Some residents of a downtown San Diego hotel say they have been left confused and frustrated by the City Attorney’s Office’s call to vacate and close their building because it is unsafe, and they are defending the property owner as a responsible hands-on landlord.
“It’s been very stressful,” said Kevin West, one of 72 tenants of the C Street Inn.
While the City Attorney’s Office called the single-room occupancy hotel a public nuisance, West and others called it home.
“I’ve got a decent room,” said West, 69. “They made it sound like a slum. It’s not. Jack (Rafiq, owner of the property) has been working to better the place up.”
The City Attorney’s Office said in a Monday press release that residents had been ordered to vacate the building after city inspectors found health and safety violations during inspections in March and April.
Residents at the building on Tuesday said they have been hearing eviction threats for months.
West, Neil Ricco and Roy Brown each recalled being home around 8 pm April 27 when firefighters and police officers knocked on their doors and said they had to leave the building.
“The fire marshal came in with a heavy police presence and started banging on doors saying, ‘You’ve got to get out, you’ve got to get out,'” said Rico, 69. “There was a woman who was terrified on my floor. She had a walker. She’s disabled. She was sobbing. She thought she was going to be put on the street that night. It was cruel.”
Brown and West told similar stories. Ricco said they were told the Red Cross was going to come and set them up in a tent, and West recalled the Red Cross was going to put people in hotels.
The overnight eviction didn’t happen, with firefighters and police officers leaving after speaking with Rafiq, Rico recalled.
There was more confusion in May, when they said they received a notice to be out in 10 days. Those days passed with no one evicted, and as of this week, there is no set day for people to be out.
The city has offered to provide each of the 72 residents $4,720 to aid their relocation, and as of Tuesday, three people had moved out and were expected to receive their checks the following day, city spokeswoman Leslie Wolf Branscomb said.
“A large number of people need to relocate, and the city and the Housing Commission are trying to make it as easy as possible,” Wolf Branscomb said.
The three tenants interviewed outside the building Tuesday, however, said the offer from the City Attorney’s Office will not go far and comes with a catch.
“You have to find a place first, then bring them a copy of the lease in order to get the money,” Brown said. “I explained that we’re all living paycheck to paycheck. There’s no way for us to save up money for a security deposit and two months rent.”
Brown said the assistance from the City Attorney’s Office is different than what he received from the San Diego Housing Commission when he moved from the Plaza Hotel SRO two years ago when the building was being redeveloped.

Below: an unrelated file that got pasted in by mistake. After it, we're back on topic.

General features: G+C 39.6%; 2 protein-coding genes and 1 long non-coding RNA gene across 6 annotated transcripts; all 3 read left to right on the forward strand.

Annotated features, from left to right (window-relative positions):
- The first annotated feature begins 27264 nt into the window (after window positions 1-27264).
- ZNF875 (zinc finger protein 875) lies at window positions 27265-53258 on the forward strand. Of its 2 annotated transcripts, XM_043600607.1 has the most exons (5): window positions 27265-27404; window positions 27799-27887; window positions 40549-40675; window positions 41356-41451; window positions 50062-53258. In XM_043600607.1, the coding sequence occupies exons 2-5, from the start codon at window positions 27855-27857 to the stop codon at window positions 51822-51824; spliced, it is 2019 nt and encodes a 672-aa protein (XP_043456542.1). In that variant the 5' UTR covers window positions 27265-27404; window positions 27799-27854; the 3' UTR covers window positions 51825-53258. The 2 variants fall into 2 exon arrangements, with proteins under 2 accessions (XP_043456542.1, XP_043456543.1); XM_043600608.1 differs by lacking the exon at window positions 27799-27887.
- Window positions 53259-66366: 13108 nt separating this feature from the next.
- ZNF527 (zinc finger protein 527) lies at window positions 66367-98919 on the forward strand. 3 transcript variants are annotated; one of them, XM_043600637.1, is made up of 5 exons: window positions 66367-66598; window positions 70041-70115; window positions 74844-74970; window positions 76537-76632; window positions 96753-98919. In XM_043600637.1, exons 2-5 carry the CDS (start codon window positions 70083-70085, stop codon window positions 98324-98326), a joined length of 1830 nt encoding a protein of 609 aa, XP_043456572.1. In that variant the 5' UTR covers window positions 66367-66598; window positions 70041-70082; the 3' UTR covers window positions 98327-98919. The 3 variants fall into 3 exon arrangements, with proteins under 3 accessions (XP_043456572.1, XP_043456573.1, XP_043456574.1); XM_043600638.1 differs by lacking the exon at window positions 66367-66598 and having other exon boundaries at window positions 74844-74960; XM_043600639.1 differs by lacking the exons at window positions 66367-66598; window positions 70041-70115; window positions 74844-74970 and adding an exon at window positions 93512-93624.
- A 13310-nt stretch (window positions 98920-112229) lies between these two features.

At the Plaza, he said the Housing Commission offered financial assistance up front to help residents find a new home rather than requiring people to first find a new home on their own.
However the money is distributed, Brown said he is worried it won’t be enough to find a new home in the tight rental market.
“Check around,” I said. “Everything else out there is $250 or more a month. Here, it’s $675 to $750. There’s a couple at $550.”
Brown said rooms in the 1913 building are 10-by-12 feet, slightly larger than most rooms in SROs downtown.
The Housing Commission has recently created a hotline for C Street Inn residents to call for assistance in finding a new rental unit.
“A specialist called me yesterday and gave me a list of SROs I could apply for, so they’re making an effort,” Rico said. “The fellow I talked to with the Housing Commission talked to me with great respect.”
Branscomb said Housing Commission officials would be at the hotel in person Aug. 1 to help connect tenants with new homes.
Rafiq, who owns J’s Property Management in San Diego, disagreed with some of the city’s allegations about the building and said there was no need for occupants to vacate.
Brown, Rico, West and one other tenant who did not want to be identified said they believe Rafiq has already made needed repairs to the sprinkler system, smoke detectors and other issues with the building. Rico said Rafiq is not a slumlord, and in fact lives in the building.
“This was a landlord I saw every day working to improve the building,” he said.
Rafiq has appealed the city’s order to pay relocation costs, so the city paid the costs up front and will seek reimbursement in an administrative hearing.
The city’s announcement Monday said code enforcement inspections in March and April found mold, fire hazards and rodent infestations, along with an absence of a fire alarm system, fire sprinklers, extinguishers or smoke alarms.
Inspectors also found trash in hallways, unpermitted plumbing modifications and electrical hazards, including an uncovered electrical junction box installed in a shower, the city alleged.
According to the City Attorney’s Office, the city did not learn of the safety and health violations earlier because the property owner failed to obtain a certificate of occupancy, which is necessary to confirm compliance.
According to city code inspection records available on the city’s website, the city had dozens of complaints about trash, items blocking the sidewalk and “quality of life issues” at the C Street hotel dating back to at least 2018.
Last year, the city of El Centro sought to put a hotel owned by Rafiq into receivership after the hotel burned down, leaving unsafe, charred remains in need of demolition and cleanup, according to a news report Feb. 22, 2021, in the Desert Review.